The Angolite is and should remain a voice in the wilderness, a voice that provides a much-needed antithetic, realistic view of our criminal justice policies… The men and women in our prisons are not just numbers: they are fathers, sons, husbands, daughters, wives, and mothers, and most are more than their worst act.
Journalists win awards for stories that have social, historical, community, or political impact. We were fortunate to have published a few. In 2007 the Angolite received the Thurgood Marshall Journalism Award given by the Death Penalty Information Center for our cumulative reporting on the death penalty. In 2011 we won the Prevention for a Safer Society Award from the National Council on Crime and Delinquency for a feature article about juvenile lifers—persons sentenced to mandatory life without parole as adults for crimes committed when they were children. Two years later the US Supreme Court ruled that those sentences were unconstitutional. The magazine also exposed a decade-long practice by a state appellate court of routing pro se supervisory writs (appeals filed by prisoners unrepresented by counsel) to an administrative employee, who issued canned answers, all denials, without a single judge or judge’s law clerk ever having seen the filing. The practice violated state law, and as a result of the Angolite’s coverage, the practice was ended. Even from a windowless room, our voices sometimes made a difference.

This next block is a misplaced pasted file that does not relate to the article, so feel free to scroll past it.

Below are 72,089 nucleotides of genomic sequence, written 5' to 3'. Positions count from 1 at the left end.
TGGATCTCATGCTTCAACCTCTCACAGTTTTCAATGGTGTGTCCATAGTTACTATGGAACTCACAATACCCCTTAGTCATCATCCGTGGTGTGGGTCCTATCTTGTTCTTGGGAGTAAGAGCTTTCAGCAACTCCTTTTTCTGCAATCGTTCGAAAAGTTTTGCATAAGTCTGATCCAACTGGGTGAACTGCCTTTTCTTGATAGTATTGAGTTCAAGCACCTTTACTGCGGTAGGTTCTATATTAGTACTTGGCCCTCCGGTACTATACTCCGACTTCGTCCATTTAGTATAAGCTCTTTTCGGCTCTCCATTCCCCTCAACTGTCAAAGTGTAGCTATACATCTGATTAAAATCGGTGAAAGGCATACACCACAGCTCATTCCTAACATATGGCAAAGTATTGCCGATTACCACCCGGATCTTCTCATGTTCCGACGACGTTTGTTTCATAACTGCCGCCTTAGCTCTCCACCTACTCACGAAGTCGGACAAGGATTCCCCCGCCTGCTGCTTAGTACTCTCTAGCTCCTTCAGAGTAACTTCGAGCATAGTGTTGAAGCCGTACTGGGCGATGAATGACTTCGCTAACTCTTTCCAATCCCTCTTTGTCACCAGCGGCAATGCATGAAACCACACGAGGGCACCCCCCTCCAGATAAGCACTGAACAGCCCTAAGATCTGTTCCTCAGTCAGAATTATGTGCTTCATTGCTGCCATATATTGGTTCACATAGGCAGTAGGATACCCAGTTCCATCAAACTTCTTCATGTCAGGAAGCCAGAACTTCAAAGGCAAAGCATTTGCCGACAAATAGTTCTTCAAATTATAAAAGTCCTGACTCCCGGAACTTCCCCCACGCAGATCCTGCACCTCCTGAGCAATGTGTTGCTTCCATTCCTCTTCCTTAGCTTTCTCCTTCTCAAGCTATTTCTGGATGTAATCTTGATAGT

It feels like someone else’s life now, those twenty years of both pressure and personal gratification to write for and guide the editorial direction of a magazine that is an institution and, I believe, a state and national treasure. As I steadfastly maintained my innocence every moment of my nearly twenty-seven years of incarceration—an assertion echoed by the victim’s family and the investigating detective—I found editing the Angolite to be my tether to reality in the most surreal of circumstances. It is not much of a stretch to say the job saved my sanity, or at least my sense of self. It provided purpose and a reason to get up each morning, and allowed us to shed light on the people who live in, work in, and make the policies that determine the course of our criminal justice system.